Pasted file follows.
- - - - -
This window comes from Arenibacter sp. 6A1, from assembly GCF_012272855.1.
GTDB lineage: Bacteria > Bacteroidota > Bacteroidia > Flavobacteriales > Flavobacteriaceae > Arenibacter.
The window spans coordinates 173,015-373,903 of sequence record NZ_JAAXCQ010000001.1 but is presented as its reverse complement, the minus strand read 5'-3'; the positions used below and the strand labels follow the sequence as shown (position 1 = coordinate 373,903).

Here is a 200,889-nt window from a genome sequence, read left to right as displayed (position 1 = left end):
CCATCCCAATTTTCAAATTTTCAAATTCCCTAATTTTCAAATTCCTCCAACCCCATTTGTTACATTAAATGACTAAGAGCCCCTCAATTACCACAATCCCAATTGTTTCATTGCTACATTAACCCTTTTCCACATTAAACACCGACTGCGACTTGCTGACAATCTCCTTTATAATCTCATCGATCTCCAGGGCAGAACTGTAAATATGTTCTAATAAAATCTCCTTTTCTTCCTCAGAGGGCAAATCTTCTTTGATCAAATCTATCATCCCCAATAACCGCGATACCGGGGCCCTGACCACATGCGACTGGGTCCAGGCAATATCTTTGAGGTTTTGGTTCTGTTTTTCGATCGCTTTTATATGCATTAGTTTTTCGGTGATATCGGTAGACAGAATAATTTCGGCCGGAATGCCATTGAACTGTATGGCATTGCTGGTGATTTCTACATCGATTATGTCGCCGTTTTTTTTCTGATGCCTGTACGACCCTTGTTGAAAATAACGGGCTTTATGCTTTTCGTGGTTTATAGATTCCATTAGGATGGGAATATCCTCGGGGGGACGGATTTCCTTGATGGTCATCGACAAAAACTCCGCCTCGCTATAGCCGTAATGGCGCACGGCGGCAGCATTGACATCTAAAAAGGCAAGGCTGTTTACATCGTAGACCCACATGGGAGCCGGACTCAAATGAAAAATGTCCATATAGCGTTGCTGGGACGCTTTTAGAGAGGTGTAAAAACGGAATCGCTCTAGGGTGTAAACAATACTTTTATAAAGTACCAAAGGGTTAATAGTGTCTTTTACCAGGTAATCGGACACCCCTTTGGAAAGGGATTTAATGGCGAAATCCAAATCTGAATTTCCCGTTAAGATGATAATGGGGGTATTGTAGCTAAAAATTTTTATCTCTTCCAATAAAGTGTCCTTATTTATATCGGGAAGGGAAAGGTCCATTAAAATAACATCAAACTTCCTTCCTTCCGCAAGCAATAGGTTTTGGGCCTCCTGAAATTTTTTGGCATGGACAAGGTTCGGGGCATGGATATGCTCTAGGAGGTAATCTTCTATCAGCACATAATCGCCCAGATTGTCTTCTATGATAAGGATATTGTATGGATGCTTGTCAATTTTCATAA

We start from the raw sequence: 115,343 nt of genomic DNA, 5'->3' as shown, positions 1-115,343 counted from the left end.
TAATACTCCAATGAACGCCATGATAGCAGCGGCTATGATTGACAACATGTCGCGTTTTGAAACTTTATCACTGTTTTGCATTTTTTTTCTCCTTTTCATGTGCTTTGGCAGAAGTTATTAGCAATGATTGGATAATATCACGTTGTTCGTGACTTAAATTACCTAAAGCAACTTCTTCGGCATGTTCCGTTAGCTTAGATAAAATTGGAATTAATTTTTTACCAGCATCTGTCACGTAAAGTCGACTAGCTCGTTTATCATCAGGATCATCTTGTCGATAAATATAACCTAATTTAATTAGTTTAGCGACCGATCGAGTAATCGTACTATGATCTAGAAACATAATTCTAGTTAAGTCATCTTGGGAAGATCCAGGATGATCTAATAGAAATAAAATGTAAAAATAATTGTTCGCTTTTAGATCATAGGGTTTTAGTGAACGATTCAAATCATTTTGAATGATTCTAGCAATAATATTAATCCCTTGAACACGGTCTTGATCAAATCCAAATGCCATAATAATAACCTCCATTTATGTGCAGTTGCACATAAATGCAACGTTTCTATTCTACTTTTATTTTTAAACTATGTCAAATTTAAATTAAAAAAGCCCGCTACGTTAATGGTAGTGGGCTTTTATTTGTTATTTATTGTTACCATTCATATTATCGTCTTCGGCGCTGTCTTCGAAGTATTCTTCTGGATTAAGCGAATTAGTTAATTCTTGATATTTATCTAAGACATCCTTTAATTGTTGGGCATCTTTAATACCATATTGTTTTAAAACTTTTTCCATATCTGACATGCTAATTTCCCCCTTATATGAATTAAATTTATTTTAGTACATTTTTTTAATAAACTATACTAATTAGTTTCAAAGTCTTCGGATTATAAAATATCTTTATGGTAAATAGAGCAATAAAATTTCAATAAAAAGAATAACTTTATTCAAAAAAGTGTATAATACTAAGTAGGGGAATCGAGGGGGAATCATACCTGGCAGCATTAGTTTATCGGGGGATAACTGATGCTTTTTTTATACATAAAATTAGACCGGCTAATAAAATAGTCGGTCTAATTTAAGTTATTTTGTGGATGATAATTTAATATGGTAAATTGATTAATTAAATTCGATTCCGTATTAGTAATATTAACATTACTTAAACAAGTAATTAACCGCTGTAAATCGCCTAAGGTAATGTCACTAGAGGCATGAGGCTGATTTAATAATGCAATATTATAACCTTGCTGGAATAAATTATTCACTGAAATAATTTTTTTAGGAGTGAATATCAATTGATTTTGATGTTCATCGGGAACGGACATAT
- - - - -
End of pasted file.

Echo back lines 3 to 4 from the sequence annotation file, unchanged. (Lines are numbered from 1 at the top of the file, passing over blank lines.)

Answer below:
The window spans coordinates 173,015-373,903 of sequence record NZ_JAAXCQ010000001.1 but is presented as its reverse complement, the minus strand read 5'-3'; the positions used below and the strand labels follow the sequence as shown (position 1 = coordinate 373,903).

Here is a 200,889-nt window from a genome sequence, read left to right as displayed (position 1 = left end):